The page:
The Georgia Justice Project is hosting free sessions to help people understand their criminal history and what they can do about it on the first Friday of each month in 2021. For more information and contact information for them, go to https://www.gjp.org/first-fridays/. Also, to locate additional legal aid that may be available for pro se and self-represented litigants the legal services in Atlanta & the Metro-Atlanta Area Legal, check out our Legal Services in Atlanta & the Metro-Atlanta Area Legal Library Guide (LibGuide).
During the spring and fall semesters of this year, we are highlighting our Personal Librarian program by featuring one of our “fabulous” (a favorite term of this month’s featured Librarian) Law Librarians.
The Personal Librarian program is another way that the GSU Law Library connects to students. In this program, students are paired with a Librarian and through communications, they are able to stay up to date on library services and ask questions that they may have during their time at the Georgia State University College of Law.
This month we are featuring Pam Brannon, our Coordinator of Faculty Services. She has been at the GSU Law Library for over 13 years! The following is a little Q&A from Pam:
What do you do? I’m in charge of the services that the library provides to faculty – such as researching arcane (and non-arcane) topics and working with faculty research assistants – and supervise the library’s research GRAs. I also do a lot of other things, including work at the reference desk, teach research methods, and help decide what we purchase.
Did you always want to be a librarian? Not really, although I gravitated toward libraries fairly early (I was in my elementary school’s library club – basically, I shelved books). When I graduated from undergrad, I thought I was going to go back to grad school (probably in English lit) to be a professor. But then I started working at the UGA libraries, and I decided pretty quickly afterward that I wanted to be a librarian.
Favorite class in school? In undergrad, either History of Rock Music or Ulysses. In library school, I really enjoyed my Book Publishing class, but that may just have been because we got to talk about comic books with a guy from DC Comics. In law school, probably Sexual Orientation & the Law.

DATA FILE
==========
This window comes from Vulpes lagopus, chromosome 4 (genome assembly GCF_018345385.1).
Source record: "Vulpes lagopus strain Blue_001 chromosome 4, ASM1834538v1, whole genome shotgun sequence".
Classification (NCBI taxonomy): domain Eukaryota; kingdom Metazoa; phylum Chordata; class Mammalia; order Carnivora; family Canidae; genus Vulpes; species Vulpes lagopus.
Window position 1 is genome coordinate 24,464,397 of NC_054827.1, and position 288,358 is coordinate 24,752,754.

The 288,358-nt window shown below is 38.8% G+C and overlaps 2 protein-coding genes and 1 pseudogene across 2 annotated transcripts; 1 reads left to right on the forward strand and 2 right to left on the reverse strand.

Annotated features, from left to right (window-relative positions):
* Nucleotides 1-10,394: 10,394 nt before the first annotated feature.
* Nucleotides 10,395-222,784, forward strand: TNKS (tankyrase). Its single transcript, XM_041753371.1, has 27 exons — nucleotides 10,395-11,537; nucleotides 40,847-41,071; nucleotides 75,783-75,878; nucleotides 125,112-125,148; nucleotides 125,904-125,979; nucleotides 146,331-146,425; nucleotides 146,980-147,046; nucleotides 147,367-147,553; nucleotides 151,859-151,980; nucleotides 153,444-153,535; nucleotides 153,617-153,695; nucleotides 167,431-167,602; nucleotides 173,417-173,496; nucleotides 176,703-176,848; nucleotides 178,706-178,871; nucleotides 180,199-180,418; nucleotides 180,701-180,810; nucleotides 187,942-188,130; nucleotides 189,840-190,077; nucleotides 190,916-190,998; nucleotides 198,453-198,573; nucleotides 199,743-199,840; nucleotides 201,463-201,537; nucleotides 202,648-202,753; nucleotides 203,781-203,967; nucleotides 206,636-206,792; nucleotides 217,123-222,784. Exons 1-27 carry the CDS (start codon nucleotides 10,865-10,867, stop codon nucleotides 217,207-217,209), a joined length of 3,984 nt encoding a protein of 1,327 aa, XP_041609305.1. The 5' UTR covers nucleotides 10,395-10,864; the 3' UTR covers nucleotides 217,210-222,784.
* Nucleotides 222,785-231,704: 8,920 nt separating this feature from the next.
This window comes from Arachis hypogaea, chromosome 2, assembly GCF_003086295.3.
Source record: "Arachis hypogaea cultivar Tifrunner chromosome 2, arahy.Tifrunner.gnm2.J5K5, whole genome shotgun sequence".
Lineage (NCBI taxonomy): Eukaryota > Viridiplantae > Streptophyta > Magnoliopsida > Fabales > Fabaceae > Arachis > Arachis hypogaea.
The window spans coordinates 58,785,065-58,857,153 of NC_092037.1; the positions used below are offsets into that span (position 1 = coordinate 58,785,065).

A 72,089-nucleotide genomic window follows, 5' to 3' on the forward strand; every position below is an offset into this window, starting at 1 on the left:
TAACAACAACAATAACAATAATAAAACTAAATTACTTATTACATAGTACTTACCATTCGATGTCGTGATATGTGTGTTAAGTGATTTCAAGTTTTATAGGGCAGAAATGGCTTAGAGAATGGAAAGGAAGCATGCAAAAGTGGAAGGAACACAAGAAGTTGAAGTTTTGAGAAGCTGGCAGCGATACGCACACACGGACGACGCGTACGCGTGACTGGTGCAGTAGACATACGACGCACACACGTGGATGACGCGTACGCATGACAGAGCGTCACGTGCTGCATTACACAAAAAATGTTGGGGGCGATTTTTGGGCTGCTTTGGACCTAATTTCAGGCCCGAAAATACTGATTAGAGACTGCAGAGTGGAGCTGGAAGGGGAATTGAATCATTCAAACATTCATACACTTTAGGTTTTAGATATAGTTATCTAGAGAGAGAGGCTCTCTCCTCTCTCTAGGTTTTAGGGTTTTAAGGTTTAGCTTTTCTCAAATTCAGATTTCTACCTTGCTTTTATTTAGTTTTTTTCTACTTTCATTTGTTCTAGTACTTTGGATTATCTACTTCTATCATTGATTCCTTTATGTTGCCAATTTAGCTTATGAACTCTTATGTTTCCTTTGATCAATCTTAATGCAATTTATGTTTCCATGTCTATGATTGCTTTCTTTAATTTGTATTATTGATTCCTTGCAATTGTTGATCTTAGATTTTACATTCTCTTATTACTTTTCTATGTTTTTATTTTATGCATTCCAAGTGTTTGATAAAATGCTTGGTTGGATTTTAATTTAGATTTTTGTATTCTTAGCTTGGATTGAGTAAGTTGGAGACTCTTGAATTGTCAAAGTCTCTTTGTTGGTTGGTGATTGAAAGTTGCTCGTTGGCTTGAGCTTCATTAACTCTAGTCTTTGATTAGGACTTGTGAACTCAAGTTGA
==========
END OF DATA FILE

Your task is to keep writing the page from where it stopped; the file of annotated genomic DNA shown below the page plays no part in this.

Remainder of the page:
Favorite legal resource? I love the Federal Register, and both the Federal Register website and Regulations.gov are wonderful because they really help do what the Federal Register was designed to do – make the process of federal rulemaking more transparent and more accountable to the people.
Favorite place in Atlanta? Even though I don’t go there much at all anymore, I still love Little 5 Points.
You can learn more things about Pam, like her favorite movie and sport, as well as about the personal librarian program at this link.
As we celebrate Black History Month, we reflect upon the important history of the Black legal community in Georgia. The first Black attorney admitted to the Georgia Bar, Styles Hutchins, was admitted in 1878. He spent much of his career practicing in Chattanooga, and served as a member of the Tennessee legislature. In the early 1940s future Atlanta Municipal Court Judge Rachel E. Pruden-Herndon became the first Black woman to pass the Georgia bar exam and be admitted to the Georgia Bar.
Several other Black members of the Georgia legal community played key roles in the civil rights movement and desegregation efforts in Georgia. Georgia attorneys including future United States District Judge Horace T. Ward, legendary civil rights attorney Donald Hollowell, and Vernon Jordan, a future leader of the National Urban League and political advisor, launched a series of challenges that ultimately led to the beginning of desegregation at the University of Georgia and Georgia State University. Another prominent Black Atlanta attorney, Howard Moore, Jr., was involved in the landmark case Heart of Atlanta Motel v. United States, in which the Supreme Court of the United States affirmed Congress’s authority to prohibit discrimination in public accommodations by private businesses involved in interstate commerce.